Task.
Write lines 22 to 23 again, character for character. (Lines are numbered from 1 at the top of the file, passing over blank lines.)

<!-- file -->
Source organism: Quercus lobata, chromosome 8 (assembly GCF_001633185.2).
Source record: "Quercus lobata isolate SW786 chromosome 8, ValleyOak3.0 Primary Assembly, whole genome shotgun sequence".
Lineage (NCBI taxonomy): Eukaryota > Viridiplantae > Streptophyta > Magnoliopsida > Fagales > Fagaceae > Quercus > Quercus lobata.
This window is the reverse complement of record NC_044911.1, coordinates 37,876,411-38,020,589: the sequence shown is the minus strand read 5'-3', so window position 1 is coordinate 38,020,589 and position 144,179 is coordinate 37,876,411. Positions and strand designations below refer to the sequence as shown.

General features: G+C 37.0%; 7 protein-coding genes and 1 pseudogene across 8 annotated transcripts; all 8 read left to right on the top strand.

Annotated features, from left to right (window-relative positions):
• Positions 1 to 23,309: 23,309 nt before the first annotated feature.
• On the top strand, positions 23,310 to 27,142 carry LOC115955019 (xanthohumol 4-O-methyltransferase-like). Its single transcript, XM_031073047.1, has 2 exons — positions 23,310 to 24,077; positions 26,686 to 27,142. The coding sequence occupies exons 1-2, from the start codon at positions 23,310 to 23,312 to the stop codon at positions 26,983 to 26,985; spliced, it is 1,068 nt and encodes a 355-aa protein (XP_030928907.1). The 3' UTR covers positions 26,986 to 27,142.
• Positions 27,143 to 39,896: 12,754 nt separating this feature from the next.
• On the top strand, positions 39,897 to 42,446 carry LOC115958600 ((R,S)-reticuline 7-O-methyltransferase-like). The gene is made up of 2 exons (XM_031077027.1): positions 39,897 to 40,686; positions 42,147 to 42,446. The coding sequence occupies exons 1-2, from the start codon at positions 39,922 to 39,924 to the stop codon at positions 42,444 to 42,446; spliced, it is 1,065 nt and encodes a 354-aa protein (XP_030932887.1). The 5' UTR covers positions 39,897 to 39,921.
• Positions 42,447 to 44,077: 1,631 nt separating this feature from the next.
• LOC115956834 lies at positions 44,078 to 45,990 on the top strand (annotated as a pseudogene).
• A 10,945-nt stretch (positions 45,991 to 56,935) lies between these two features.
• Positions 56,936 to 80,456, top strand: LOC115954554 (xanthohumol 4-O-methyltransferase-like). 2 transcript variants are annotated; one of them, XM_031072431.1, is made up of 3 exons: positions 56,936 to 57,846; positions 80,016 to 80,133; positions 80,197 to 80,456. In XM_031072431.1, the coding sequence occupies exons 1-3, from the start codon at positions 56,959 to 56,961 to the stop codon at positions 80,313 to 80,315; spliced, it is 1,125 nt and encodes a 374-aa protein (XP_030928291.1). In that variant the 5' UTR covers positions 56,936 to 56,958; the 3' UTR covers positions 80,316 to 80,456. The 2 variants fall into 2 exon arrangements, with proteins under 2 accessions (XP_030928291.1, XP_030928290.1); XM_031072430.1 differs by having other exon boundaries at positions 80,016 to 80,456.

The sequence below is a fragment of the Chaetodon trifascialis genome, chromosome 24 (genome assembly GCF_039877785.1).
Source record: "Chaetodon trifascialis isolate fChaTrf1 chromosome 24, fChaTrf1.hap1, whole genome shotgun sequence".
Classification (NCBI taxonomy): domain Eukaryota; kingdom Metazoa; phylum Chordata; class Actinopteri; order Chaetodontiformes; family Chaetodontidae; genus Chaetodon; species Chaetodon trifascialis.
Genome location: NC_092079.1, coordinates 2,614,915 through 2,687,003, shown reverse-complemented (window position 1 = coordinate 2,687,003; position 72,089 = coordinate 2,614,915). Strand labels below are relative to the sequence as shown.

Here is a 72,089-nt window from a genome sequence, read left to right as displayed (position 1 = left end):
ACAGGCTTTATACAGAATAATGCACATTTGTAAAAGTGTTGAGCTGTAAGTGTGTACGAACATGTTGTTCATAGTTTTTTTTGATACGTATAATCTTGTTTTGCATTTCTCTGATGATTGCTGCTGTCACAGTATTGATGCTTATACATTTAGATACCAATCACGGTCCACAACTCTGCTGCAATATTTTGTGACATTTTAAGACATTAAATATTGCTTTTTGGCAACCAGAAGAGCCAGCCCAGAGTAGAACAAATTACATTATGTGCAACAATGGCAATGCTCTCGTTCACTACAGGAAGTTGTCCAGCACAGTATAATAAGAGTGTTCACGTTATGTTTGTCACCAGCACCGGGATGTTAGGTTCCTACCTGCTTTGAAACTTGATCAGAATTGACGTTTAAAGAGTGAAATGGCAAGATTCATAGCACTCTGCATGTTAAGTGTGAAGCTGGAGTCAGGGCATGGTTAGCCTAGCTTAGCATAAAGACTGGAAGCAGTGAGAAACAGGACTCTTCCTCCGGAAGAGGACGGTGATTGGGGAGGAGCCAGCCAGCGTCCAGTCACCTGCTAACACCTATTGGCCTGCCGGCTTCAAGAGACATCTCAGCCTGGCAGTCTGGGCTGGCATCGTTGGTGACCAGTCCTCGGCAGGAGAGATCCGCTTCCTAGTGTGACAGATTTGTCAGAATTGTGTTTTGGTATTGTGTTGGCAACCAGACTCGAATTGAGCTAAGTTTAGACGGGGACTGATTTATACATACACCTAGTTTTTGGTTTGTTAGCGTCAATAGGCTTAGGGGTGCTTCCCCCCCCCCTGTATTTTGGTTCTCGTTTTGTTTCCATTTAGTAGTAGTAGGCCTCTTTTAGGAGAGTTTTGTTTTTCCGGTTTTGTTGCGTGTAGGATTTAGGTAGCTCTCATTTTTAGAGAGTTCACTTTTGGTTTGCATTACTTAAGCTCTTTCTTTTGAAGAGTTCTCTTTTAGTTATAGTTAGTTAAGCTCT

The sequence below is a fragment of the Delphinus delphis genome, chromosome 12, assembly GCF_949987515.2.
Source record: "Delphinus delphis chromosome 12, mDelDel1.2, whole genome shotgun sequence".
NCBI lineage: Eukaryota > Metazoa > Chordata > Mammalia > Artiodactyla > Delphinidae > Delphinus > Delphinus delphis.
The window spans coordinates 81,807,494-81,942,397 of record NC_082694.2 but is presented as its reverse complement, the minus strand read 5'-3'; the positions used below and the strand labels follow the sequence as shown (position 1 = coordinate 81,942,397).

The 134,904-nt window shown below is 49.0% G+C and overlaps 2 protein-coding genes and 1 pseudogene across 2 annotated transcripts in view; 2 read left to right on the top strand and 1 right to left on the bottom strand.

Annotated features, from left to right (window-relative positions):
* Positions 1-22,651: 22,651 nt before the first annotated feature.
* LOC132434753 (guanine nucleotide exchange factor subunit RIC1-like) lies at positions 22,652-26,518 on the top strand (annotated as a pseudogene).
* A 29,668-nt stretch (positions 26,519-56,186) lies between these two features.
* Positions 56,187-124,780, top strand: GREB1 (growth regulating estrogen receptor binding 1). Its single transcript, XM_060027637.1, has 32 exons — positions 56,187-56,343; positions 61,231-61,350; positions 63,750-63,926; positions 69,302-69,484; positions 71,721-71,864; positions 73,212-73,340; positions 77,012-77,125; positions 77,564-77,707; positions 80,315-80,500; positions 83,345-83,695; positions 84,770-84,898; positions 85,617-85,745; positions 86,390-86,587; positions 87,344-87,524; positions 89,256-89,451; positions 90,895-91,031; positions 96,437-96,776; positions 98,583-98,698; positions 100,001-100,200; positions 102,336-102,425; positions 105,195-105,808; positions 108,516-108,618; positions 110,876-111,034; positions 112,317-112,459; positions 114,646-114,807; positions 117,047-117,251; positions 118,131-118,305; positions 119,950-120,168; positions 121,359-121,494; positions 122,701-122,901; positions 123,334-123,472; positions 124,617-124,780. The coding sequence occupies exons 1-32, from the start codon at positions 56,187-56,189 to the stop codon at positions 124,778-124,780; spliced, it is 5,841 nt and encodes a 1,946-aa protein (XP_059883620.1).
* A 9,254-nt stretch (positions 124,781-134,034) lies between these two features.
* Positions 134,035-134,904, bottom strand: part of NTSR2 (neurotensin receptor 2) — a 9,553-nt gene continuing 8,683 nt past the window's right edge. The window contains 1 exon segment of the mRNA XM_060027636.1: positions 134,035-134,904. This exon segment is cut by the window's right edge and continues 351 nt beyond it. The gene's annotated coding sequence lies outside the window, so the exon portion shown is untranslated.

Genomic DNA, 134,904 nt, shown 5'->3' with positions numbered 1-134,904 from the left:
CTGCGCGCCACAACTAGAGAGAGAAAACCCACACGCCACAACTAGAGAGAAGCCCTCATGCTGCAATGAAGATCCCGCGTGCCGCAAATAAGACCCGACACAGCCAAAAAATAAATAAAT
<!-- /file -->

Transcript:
Source record: "Delphinus delphis chromosome 12, mDelDel1.2, whole genome shotgun sequence".
NCBI lineage: Eukaryota > Metazoa > Chordata > Mammalia > Artiodactyla > Delphinidae > Delphinus > Delphinus delphis.